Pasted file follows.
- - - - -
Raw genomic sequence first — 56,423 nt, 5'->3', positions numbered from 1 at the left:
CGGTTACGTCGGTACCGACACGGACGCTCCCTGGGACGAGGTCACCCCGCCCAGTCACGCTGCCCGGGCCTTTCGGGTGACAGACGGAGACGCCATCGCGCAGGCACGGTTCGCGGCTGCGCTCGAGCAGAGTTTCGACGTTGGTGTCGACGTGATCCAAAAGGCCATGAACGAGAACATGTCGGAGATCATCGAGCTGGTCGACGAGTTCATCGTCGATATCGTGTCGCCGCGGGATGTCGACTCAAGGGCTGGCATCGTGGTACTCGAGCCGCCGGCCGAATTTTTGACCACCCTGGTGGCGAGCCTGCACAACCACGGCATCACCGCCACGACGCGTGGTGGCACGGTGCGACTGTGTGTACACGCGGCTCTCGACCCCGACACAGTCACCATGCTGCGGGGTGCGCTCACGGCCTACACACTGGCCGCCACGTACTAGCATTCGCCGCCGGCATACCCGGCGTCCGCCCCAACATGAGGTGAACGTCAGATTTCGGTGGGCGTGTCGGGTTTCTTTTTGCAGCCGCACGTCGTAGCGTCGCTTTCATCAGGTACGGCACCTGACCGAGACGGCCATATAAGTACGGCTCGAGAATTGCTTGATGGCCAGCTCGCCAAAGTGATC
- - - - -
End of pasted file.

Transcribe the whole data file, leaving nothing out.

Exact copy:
Raw genomic sequence first — 56,423 nt, 5'->3', positions numbered from 1 at the left:
CGGTTACGTCGGTACCGACACGGACGCTCCCTGGGACGAGGTCACCCCGCCCAGTCACGCTGCCCGGGCCTTTCGGGTGACAGACGGAGACGCCATCGCGCAGGCACGGTTCGCGGCTGCGCTCGAGCAGAGTTTCGACGTTGGTGTCGACGTGATCCAAAAGGCCATGAACGAGAACATGTCGGAGATCATCGAGCTGGTCGACGAGTTCATCGTCGATATCGTGTCGCCGCGGGATGTCGACTCAAGGGCTGGCATCGTGGTACTCGAGCCGCCGGCCGAATTTTTGACCACCCTGGTGGCGAGCCTGCACAACCACGGCATCACCGCCACGACGCGTGGTGGCACGGTGCGACTGTGTGTACACGCGGCTCTCGACCCCGACACAGTCACCATGCTGCGGGGTGCGCTCACGGCCTACACACTGGCCGCCACGTACTAGCATTCGCCGCCGGCATACCCGGCGTCCGCCCCAACATGAGGTGAACGTCAGATTTCGGTGGGCGTGTCGGGTTTCTTTTTGCAGCCGCACGTCGTAGCGTCGCTTTCATCAGGTACGGCACCTGACCGAGACGGCCATATAAGTACGGCTCGAGAATTGCTTGATGGCCAGCTCGCCAAAGTGATC